One reason vampires may have thought fairies were extinct is that fairies don’t seem to be the brightest bulbs on the block. Sookie’s advice to Jason to tell Tara that he killed Eggs goes to show that just because you can read minds doesn’t mean you understand how they work. This is exactly the last thing Tara needs to hear right now. Obviously Tara serves no purpose on this show than to be constantly betrayed by anyone she’s ever loved. Can’t we just give her one week off?
Meanwhile the show is filled with people who are way more interesting things than fairies! Crystal is a black panther! An actual one, not a radical civil rights activist. Finally I find out why vampires need constitutional protection. So that blood thirsty revenge won’t be their only recourse when someone plants a burning cross on their lawn. I sure hope that was done by regular racist white trash, and not the ones who are secretly black panthers. Even if they’re literal black panthers, the political mirror that the show is trying to hold up here is getting about as readable as a disco ball.
And, finally: Why do I feel so sad for Russell as he lies in the arms of Tony, the hooker he just murdered? I guess it’s because I miss Talbot too. I can only imagine what he might say to Russell if he were still alive.”
“Blah, blah, Russell. Vampire Emergency. Blah, blah.”
Nelson Mandela and his wife Winnie in this undated file picture.
Mandela is accompanied by his former wife Winnie, moments after his release from prison February 11, 1990 after serving 27 years in jail. (Reuters)
In this February, 1990 photo, shortly after his release from 27 years in prison, Nelson Mandela, gives the black power salute to the 120,000 supporters packing Soccer City stadium in Soweto, near Johannesburg. (AP Photo)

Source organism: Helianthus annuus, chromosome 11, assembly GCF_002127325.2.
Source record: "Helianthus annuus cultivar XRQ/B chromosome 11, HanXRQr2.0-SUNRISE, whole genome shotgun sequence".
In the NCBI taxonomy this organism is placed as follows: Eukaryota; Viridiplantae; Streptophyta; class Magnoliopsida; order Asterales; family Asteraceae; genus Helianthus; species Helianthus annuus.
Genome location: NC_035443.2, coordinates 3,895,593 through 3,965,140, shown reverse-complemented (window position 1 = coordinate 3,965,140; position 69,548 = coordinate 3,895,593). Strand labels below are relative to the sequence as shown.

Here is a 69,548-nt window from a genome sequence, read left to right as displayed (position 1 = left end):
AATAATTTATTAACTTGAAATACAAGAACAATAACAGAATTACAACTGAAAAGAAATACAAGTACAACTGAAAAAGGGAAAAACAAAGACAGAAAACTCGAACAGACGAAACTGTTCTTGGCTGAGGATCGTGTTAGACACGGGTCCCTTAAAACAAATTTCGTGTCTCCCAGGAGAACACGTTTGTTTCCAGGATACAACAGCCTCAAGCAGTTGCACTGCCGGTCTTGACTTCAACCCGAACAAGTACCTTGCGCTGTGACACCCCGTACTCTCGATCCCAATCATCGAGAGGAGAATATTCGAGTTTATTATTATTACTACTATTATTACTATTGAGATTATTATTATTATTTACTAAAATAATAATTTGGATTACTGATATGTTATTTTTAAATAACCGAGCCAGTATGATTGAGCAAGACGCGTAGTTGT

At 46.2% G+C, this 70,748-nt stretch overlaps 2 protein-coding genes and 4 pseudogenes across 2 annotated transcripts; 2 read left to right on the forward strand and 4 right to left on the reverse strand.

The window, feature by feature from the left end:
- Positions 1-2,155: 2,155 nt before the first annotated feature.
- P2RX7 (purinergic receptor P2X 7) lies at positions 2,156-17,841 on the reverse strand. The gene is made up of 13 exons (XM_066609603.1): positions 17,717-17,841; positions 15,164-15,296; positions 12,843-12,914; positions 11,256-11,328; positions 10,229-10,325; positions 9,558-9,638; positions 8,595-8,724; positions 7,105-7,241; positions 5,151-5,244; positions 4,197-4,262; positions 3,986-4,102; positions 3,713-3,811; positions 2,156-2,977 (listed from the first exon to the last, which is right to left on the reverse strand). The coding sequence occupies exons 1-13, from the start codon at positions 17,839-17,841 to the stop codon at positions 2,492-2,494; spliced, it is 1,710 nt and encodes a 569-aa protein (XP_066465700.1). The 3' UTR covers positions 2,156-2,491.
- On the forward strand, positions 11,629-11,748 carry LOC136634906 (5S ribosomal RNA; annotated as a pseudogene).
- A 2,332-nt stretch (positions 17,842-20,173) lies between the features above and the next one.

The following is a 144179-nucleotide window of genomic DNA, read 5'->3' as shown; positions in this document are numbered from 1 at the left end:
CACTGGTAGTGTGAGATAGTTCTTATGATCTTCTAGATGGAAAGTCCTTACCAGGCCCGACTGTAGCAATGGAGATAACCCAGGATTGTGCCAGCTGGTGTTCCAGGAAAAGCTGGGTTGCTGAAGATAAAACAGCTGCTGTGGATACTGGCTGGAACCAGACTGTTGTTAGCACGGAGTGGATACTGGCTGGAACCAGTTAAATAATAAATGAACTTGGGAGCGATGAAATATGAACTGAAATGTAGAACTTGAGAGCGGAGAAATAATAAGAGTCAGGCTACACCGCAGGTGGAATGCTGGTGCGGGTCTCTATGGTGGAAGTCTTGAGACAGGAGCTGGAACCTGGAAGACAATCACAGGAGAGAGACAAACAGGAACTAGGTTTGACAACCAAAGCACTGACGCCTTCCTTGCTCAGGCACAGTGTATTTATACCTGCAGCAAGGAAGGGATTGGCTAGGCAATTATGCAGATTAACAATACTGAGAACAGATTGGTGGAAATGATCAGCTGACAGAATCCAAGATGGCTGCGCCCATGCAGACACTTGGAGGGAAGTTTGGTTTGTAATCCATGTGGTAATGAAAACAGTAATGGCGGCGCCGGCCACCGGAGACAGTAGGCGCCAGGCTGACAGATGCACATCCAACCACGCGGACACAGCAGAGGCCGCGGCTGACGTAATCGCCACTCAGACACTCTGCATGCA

Nelson Mandela showed his passport in February 19, 1990, shortly after his release from prison. The South African government authorized an application for himself and his wife Winnie - (Juda Ngwenya / Reuters)
In this July 27, 1991 photo, Cuban President Fidel Castro, and Nelson Mandela gesture during the celebration of the "Day of the Revolution" in Matanzas, Cuba. (AP Photo)
In this July 4, 1993 photo, President Bill Clinton and Nelson Mandela listen during Fourth of July ceremonies in Philadelphia during which Clinton presented the Philadelphia Liberty Medal to the African National Congress president and South African President F.W. de Klerk. (AP Photo/Greg Gibson)
President of the African National Congress Nelson Mandela acknowledges cheers from the crowd as he prepares to unveil the ANC's official election platform in 1994. (AP Photo/David Brauchli)
African National Congress (ANC) leader Nelson Mandela greeted residents of Mmabatho in March 1994, during a visit after the nominal homeland came under South African control following the ousting of the former President Lucas Mangope. (Reuters/Howard Burditt)
South African President Nelson Mandela smiles with actor Sidney Poitier at a press conference in Cape Town in 1996. Poitier played Mandela in the film "One Man, One Vote" (AP Photo / Sasa Kralj)
South African President Nelson Mandela waves to crowds as he sits next to Queen Elizabeth II in a an open carriage on the way to Buckingham Palace.(AP/Louisa Buller)
Chairman of the Constitutional Assembly Cyril Ramaphosa, left, holds up a copy of the country's constitution which was signed by President Nelson Mandela, in December 1996. (AP Photo / Adil Bradlow / POOL)
Nelson Mandela at a news conference in Johannesburg in February 2000. (AP Photo / Denis Farrell)
South African rugby captain Francois Pienaar, right, received the Rugby World Cup trophy from President Nelson Mandela also wearing a South African rugby shirt, after South Africa defeated New Zealand in the Rugby World Cup , in 1995. (AP Photo / Ross Setford)